June 22, 2016 / by admin / No Comments

“And on the 8th day, He created pasta and behold, it was very good.”

We all know that pasta is heaven-sent (duh!), but when did we mere mortals first learn to love it? Fear not, young ones. This is the history of pasta as we know it.

Marco… Polo?


While many researchers credit the discovery of pasta to Marco Polo in the 13th century, pasta probably dates much further back, to the ancient Etruscan civilization, which made pasta by grinding several cereals and grains and then mixed them with water.

 

 

 

 

Thou shalt do as the Romans do…

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Since the Etruscans were the forerunner to the Roman Empire, it doesn’t come much as a surprise that we also find references to pasta dishes in ancient Rome, which date back to around 300 B.C. In fact, the great Roman orator Cicero speaks about his passion for the “Laganum”, which are strips of long pasta (wheat-flour pasta shaped as wide and flat sheets).

 

 

 

New testaments

Sometime in the 12th century, Platina, curator of the Vatican library, mentions that macaroni with cheese was a legacy from the kitchens of Genoa and Naples. In a book called “The Cooking Pan”, from the 13th century, it was determined that lasagna was eaten as pasta strips in enriched broths. The University of Bologna even possesses a 13th century codex which describes several lasagna-making procedures.

 

 

The ‘numero uno’

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In 1740, in the city of Venice, Paolo Adami, was granted the license to open the world’s first pasta factory.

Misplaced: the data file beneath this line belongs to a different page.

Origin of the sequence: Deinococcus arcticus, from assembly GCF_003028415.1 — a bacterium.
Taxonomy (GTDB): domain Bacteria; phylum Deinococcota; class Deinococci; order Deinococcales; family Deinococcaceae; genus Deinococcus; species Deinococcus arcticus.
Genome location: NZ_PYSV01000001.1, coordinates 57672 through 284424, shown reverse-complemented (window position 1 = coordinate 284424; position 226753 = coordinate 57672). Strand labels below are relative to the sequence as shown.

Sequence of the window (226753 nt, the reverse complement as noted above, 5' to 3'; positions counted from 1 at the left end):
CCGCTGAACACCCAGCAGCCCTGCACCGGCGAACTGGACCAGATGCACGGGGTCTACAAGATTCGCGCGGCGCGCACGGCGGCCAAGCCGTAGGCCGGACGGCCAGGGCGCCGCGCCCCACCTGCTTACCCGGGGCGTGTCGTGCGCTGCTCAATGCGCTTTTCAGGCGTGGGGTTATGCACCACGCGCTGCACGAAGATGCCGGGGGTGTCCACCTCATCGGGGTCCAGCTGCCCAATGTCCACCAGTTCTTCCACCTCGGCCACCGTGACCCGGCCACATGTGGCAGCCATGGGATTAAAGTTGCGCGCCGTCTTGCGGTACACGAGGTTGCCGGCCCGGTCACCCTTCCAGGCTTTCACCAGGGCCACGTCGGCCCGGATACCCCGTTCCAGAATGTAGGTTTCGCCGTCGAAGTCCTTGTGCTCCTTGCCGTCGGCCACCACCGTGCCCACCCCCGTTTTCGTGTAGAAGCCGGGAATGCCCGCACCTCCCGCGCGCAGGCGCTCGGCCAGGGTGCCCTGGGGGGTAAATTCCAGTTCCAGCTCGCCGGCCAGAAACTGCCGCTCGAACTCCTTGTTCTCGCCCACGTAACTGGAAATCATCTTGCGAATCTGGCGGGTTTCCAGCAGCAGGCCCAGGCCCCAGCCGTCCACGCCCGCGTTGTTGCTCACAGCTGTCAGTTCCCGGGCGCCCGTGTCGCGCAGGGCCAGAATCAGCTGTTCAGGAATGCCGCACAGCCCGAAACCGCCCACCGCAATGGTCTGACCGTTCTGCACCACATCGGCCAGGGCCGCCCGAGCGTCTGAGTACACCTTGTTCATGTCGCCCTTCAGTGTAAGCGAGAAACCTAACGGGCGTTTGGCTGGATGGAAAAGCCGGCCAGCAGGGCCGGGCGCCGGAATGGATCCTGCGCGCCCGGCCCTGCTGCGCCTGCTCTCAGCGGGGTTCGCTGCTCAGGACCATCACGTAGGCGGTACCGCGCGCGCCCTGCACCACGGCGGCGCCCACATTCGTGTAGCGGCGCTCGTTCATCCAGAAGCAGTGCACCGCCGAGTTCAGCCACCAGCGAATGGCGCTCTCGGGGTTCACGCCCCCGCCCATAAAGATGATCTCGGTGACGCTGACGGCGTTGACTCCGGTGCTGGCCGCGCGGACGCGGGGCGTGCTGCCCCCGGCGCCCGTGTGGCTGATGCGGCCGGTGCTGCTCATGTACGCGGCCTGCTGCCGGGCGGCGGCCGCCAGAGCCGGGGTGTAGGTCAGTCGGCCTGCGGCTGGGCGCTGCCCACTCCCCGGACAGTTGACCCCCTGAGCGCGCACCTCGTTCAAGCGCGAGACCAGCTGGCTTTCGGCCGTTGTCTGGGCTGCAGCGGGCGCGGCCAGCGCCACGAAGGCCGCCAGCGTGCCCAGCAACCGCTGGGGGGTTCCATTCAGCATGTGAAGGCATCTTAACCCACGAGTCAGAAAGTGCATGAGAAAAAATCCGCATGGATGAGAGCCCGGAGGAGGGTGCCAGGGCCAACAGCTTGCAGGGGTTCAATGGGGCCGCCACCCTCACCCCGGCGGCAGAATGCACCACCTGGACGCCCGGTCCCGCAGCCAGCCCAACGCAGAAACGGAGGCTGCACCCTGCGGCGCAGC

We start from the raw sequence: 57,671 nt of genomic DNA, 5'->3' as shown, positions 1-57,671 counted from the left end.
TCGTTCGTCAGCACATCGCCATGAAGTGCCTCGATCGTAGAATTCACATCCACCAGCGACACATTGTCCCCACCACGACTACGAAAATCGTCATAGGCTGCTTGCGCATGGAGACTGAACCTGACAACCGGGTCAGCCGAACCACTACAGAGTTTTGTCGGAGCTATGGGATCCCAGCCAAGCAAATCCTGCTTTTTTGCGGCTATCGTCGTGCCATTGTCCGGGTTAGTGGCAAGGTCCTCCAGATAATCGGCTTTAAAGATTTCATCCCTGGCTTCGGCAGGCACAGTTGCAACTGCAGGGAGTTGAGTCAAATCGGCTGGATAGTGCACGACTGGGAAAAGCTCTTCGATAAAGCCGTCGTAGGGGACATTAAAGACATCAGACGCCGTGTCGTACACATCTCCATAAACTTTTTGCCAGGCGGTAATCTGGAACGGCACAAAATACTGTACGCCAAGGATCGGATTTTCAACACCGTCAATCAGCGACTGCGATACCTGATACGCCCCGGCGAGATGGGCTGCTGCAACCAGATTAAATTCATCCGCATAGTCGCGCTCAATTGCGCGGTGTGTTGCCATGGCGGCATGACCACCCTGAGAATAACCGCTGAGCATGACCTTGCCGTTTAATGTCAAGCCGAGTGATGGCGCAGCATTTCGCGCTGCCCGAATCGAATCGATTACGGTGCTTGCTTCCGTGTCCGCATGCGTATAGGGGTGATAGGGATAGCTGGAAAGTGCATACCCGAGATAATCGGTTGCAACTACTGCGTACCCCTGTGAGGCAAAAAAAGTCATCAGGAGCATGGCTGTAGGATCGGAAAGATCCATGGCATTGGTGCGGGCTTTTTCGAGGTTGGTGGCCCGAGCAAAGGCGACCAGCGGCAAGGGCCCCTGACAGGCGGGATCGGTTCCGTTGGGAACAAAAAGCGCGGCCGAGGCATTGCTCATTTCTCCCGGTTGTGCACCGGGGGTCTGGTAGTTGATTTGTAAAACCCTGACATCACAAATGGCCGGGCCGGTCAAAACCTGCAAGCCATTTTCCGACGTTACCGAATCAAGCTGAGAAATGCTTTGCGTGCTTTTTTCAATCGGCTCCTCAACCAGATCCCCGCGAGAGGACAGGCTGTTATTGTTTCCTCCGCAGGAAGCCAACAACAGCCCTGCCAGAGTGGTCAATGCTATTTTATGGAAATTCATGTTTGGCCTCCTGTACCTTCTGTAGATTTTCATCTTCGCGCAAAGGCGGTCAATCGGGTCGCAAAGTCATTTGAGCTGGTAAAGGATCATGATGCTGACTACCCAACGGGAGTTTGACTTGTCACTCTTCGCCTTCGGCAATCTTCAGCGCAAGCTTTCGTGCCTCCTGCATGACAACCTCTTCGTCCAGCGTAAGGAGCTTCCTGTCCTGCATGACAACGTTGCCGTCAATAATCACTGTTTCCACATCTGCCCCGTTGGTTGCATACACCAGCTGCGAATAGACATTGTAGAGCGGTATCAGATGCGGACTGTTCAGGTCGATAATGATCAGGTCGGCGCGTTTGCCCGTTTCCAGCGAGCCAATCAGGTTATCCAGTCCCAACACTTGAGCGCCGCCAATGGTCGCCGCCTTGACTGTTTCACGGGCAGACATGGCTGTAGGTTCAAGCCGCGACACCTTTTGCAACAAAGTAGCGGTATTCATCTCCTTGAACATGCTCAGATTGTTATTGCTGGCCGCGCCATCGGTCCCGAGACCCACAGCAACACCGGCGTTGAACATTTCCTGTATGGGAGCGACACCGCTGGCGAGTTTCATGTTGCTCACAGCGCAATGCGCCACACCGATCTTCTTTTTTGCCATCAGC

Royal patronage

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By the start of the 19th century, pasta dishes began to dominate the tables of the nobility. During this time, the consumption of dry pasta spread quickly among the whole of Italian society. Pasta consumption became a trendy thing and its offering to guests became a sign of distinction.

 

 

 

 

Beware the ‘forked one’

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Even till the 19th century, pasta was always eaten by hand. The addition of sauces rendered that practice… impractical. Hence, an additional instrument started to show up at the tables of the high classes – the fork.

 

 

 

 

Spreading the good news AND the good pasta
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By 1914, methods like artificial drying increased pasta output many times over. By the turn of the century, as much as 70,000 tons of pasta was being exported (mainly to the U.S.), and pasta finally reached the big leagues.